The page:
The return on investment the Las Vegas Raiders made on Neil Farrell Jr. and Matthew Butler were minimal at best this past season. And that’s not ideal.
The pair were the double-dip combo at defensive tackle in the inaugural draft by Silver & Black general manager Dave Ziegler and head coach Josh McDaniels as the team looked to strengthen the interior defensive line. Selected 24 picks apart in the fourth and fifth rounds, respectively, of the 2022 NFL Draft (Ferrell 126th overall and Butler 175th overall) the duo arrived with requisite size (Farrell at 6-foot-4, 319 pounds; Butler 6-foot-4, 295 pounds) backed by collegiate production.
It didn’t translate into the pros Year 1, however.
Whether it was coaching, ineffective play, or the tough transition to the NFL game, all culminated in a combined for a total of 214 snaps, 17 tackles, and 0.5 sacks in Farrell’s and Butler’s rookie season. Most of that production came via Farrell who garnered 158 snaps (27 percent of the Raiders defense’s total work) and racked up 12 total tackles (with one stop for loss and two quarterback hits, according to Pro Football Reference). Butler, on the other hand, totaled 56 snaps on defense and produced five total tackles (0.5 sacks and a quarterback hit).
Getting more bang out of the draft buck is certainly at the forefront of the Raiders’ collective minds, especially considering the team’s ambition to become a contender and not a cellar dweller. That entails Ziegler and his crew selecting the prospects and McDaniels and his staff developing the picks into contributors. Plain language: Get more participation and production from Farrell and Butler.
“We can’t think that free agency is going to fix all our issues,” McDaniels told The Athletic last week. “Our issues are going to get fixed in the draft. And that, ultimately, is going to take a little time. It may take more than one draft. And, likely, it does. We drafted (Matthew) Butler and (Neil) Farrell Jr. last year and, hopefully, we can get those guys to improve and play a bigger role this year than they did last year, and this year we have a lot of picks and that’s the way the team’s going to improve. It isn’t going to be through free agency.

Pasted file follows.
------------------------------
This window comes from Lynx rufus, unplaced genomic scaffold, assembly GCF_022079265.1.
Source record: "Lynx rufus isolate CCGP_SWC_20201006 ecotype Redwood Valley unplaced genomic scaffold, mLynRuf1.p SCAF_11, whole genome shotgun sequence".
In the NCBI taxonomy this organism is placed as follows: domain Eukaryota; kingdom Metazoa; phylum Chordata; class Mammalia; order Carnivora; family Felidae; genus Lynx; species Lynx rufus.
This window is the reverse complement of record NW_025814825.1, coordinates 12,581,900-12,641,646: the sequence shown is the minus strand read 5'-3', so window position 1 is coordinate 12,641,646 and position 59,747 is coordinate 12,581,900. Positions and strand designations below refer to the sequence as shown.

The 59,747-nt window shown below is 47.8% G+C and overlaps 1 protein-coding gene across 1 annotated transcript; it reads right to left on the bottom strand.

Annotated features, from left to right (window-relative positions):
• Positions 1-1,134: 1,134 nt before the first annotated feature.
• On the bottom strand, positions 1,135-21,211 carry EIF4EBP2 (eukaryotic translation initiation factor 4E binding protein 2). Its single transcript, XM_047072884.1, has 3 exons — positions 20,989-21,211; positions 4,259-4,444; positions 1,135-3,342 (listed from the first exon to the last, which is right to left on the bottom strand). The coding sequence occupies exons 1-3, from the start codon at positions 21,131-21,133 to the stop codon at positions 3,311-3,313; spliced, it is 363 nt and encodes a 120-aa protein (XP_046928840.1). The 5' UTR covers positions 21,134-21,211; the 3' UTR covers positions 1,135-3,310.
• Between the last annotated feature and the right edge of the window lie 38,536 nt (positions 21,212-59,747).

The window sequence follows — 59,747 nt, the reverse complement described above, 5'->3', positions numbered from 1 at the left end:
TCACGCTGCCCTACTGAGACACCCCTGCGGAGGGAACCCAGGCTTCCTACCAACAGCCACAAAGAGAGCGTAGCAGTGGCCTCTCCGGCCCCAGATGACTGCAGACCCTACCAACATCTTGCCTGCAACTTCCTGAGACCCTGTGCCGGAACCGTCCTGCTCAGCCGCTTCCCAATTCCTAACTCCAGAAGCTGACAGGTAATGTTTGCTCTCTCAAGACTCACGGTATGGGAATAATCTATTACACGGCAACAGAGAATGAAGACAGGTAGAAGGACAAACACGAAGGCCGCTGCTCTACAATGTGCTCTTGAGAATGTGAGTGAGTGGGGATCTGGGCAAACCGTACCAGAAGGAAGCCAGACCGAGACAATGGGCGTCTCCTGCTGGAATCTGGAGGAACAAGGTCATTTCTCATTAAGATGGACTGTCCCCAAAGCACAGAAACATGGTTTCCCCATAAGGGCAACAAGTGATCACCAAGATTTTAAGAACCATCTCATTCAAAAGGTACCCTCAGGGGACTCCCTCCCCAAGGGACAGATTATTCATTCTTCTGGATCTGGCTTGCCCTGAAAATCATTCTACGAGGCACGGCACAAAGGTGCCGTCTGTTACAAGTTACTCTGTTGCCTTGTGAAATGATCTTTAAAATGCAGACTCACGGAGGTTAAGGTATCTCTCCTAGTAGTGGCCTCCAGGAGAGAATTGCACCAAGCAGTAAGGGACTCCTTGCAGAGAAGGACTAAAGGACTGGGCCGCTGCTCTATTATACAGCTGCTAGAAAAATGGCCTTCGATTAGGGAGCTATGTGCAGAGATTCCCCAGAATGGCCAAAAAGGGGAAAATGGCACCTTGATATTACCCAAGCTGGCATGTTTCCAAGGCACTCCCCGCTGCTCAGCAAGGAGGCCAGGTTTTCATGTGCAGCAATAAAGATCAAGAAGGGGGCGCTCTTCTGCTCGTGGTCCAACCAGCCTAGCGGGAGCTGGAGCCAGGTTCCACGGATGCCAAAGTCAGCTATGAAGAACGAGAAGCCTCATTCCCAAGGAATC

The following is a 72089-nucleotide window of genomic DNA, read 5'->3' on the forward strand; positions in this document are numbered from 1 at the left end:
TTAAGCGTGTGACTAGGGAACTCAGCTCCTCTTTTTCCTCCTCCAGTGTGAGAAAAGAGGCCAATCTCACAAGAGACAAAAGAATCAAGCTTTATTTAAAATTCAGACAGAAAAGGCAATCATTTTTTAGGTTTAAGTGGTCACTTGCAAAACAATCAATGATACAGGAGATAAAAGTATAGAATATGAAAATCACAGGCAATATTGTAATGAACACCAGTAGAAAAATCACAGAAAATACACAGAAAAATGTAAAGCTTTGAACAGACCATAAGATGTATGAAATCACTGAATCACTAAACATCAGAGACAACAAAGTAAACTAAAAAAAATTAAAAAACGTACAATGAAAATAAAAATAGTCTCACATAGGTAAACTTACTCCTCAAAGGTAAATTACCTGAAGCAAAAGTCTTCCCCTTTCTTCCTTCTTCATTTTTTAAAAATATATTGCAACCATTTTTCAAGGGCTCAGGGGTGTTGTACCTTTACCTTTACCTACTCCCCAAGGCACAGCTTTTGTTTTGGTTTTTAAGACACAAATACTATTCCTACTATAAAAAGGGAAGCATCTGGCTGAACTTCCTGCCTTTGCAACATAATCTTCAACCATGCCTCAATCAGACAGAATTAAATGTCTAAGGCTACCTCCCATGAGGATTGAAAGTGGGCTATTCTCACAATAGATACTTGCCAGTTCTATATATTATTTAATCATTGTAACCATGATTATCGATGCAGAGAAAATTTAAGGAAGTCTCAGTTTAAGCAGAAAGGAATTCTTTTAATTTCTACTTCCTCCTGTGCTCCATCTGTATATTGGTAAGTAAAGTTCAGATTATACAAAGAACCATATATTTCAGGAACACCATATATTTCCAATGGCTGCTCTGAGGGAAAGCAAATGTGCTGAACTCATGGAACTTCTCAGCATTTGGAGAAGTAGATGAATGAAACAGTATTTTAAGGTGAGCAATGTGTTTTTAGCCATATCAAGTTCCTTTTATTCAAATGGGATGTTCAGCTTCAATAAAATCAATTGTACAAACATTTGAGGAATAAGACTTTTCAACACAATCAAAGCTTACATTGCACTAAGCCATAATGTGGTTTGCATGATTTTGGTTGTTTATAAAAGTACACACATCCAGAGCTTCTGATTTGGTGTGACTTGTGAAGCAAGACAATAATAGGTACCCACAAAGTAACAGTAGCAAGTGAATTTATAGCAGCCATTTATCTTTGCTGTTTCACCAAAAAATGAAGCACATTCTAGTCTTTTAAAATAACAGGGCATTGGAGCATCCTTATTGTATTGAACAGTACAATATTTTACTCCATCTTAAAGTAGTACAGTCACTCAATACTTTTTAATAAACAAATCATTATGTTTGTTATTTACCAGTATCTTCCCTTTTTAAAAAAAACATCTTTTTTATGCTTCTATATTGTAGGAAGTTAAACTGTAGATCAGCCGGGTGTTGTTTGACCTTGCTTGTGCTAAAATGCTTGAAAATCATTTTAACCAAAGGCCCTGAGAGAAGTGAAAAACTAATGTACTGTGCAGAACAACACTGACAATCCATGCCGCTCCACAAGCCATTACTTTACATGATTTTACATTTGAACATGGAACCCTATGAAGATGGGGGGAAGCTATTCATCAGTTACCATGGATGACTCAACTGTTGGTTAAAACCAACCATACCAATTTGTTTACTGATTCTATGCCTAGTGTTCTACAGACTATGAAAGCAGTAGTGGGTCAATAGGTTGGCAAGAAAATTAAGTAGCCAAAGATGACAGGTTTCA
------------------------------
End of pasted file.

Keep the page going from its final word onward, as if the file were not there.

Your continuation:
All is not lost with both young tackles — far from it. There’s ample time for Farrell and Butler to realize the potential the Raiders saw in them when selecting the LSU and Tennessee products, respectively. Las Vegas defensive coordinator Patrick Graham, new defensive line coach Rob Leonard, and senior defensive assistant Rob Ryan will all have hands-on work with the pair. All the physical tools are there and another full offseason should help Farrell and Butler mature.
The Raiders coaches are emphasizing competition and depth throughout the roster and with defensive tackle far from settled, Farrell has the opportunity to become the run-stuffing, space-eating nose tackle role that Andrew Billings held. Butler, meanwhile, has the chance to be a disrupting three-technique with the juice to get after the passer from the interior — something Las Vegas sorely needs.
“I think one of the things that’s lost a little bit sometimes is your ability to continue working with somebody, (it’s) sometimes overlooked in terms of their overall development and impact on the team,” McDaniels noted. “So, we had some players last year that played roles, but could they be better in their second year? Could we be better with them in our second year coaching them ... where you have an opportunity to come back and run it back again and see where we can go with it this year as opposed to just calling it a day after one year?”
They’ll certainly get their opportunities. What they do with it will laregely be up Farrell and Butler to decide.